Longpoint Realty Partners has entered into a joint venture with Brookfield’s real estate secondaries business to recapitalize around two-thirds of the assets in its first fund.
The Boston-based logistics specialist raised $280 million for Longpoint Realty Fund I, falling short of its $375 million target because investors were opting to re-up with existing managers in the latter part of the market cycle, managing partner and founder Dwight Angelini told PERE at the time.
The portfolio, which consists of 31 logistics properties in New Jersey, Washington, DC, Dallas, South Florida and Boston, has now been recapitalized for $700 million, PERE has exclusively learned. With the recapitalization, Longpoint has a handful of grocery-anchored retail properties in the Southeastern and Southwestern US. The remainder of the portfolio was exited mostly via single-asset properties.
Brookfield is executing the recapitalization through Brookfield Real Estate Secondaries Fund, its debut vehicle targeting the space. The Toronto-based firm passed the halfway mark of its targeted $3 billion raise in November, affiliate title Secondaries Investor reported. This transaction marks another significant deployment for the fund, following a recapitalization of an Elion Partners industrial park in Chicago that included an $80 million commitment to Elion’s fifth value-added fund in September and a stapled restructuring of NorthBridge Partners’ 21-asset, last-mile logistics portfolio with a gross asset value of $360 million in March.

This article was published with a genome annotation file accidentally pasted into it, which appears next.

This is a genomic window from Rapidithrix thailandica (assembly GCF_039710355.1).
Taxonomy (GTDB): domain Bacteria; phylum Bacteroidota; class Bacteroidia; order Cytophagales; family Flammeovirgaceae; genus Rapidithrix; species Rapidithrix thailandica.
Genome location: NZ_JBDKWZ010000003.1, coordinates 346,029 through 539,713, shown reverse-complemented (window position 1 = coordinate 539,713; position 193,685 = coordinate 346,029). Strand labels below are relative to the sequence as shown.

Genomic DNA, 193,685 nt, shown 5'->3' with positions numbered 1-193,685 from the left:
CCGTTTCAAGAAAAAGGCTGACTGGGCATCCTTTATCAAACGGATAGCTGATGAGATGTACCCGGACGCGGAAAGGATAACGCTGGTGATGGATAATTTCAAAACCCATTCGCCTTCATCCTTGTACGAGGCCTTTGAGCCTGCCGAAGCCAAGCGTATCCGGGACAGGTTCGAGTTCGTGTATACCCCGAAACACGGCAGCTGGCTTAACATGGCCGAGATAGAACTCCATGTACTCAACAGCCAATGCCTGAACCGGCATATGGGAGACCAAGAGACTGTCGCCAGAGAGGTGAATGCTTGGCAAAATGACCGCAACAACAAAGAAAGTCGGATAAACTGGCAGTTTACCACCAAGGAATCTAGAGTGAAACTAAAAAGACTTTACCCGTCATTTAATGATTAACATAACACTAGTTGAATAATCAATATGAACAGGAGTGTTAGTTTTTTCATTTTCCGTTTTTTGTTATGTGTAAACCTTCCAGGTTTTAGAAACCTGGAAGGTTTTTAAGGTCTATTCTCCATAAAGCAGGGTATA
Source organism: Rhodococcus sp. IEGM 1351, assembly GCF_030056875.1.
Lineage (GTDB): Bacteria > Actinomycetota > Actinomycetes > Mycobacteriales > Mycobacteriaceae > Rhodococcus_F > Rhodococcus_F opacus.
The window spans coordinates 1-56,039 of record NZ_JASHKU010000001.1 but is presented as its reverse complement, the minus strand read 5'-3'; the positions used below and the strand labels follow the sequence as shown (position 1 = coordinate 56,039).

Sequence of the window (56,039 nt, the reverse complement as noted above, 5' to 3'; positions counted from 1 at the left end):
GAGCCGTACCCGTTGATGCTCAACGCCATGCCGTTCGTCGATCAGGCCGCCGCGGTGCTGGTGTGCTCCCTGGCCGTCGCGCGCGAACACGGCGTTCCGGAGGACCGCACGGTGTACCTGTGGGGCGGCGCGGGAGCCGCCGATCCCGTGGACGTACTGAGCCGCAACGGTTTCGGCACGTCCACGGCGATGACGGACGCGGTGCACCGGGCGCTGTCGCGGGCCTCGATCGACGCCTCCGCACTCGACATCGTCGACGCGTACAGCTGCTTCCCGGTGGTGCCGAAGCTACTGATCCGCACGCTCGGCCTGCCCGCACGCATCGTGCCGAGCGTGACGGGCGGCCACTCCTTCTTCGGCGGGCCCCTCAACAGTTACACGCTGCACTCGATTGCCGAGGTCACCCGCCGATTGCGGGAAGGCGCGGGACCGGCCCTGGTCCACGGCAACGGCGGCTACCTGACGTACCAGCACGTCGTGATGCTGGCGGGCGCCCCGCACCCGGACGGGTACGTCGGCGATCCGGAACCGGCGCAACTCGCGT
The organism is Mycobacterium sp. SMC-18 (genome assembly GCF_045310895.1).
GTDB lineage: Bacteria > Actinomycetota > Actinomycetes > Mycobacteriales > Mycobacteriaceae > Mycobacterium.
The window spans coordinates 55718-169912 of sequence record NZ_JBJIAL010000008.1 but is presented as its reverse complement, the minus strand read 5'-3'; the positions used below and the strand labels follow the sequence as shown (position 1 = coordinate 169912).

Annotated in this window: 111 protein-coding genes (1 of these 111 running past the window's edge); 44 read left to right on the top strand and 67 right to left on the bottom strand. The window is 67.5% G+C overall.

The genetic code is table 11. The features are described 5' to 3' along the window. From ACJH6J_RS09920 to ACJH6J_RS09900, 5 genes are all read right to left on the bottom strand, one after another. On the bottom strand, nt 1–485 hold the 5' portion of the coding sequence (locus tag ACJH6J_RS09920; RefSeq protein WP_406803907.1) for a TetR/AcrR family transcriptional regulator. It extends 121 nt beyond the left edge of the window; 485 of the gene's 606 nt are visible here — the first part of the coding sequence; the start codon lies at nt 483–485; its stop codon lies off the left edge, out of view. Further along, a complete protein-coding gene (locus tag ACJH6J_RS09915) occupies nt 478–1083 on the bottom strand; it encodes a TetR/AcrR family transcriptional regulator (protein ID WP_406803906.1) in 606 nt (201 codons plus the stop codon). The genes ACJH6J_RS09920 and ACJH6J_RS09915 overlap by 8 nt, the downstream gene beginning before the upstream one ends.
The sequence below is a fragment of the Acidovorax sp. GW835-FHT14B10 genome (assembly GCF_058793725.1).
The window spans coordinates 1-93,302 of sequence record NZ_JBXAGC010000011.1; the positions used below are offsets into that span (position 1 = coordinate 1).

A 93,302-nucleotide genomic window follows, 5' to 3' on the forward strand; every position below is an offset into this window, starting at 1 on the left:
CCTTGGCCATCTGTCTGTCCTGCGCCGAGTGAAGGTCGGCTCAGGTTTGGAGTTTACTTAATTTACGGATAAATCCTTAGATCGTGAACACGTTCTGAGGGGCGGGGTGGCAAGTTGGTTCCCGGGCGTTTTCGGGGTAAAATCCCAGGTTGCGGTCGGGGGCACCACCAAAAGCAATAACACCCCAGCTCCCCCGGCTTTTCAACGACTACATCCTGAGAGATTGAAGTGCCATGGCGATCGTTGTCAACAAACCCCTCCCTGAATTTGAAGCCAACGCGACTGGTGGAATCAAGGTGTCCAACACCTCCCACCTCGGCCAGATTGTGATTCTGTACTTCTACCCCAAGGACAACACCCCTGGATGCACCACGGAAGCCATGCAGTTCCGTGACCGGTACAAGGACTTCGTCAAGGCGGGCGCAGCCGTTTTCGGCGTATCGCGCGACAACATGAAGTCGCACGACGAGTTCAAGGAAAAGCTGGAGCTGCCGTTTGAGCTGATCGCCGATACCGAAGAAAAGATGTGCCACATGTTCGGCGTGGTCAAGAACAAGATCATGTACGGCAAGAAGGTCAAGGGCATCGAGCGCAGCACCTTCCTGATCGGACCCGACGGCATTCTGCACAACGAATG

The logistics focus of Brookfield’s real estate secondaries deals reflects the difficulty in accessing the property type through more traditional equity transactions. Landmark Partners, a secondaries specialist recently purchased by Ares Management Corporation, found that around 74 percent of the record $7 billion deployed for GP-led secondaries transactions were focused on difficult-to-access sectors, including logistics, in its year-end 2021 secondaries report.
“Demographic shifts, technological advances, and supply chain disruptions are creating significant long-term value creation opportunities for well-located real estate assets,” Marcus Day, managing director in Brookfield’s real estate secondaries division, said in a statement.
The portfolio being acquired is extremely well performing, having posted a 29.9 percent net IRR and 1.5x equity multiple as of June 30, 2021, according to documents presented to Santa Barbara County Employees’ Retirement System, an investor in Longpoint Realty Fund I. The properties are 97 percent leased and have a roster of over 200 different tenants. Longpoint will maintain an interest in the portfolio and will continue to manage the properties day-to-day.
Brookfield and Longpoint declined to comment further on the deal.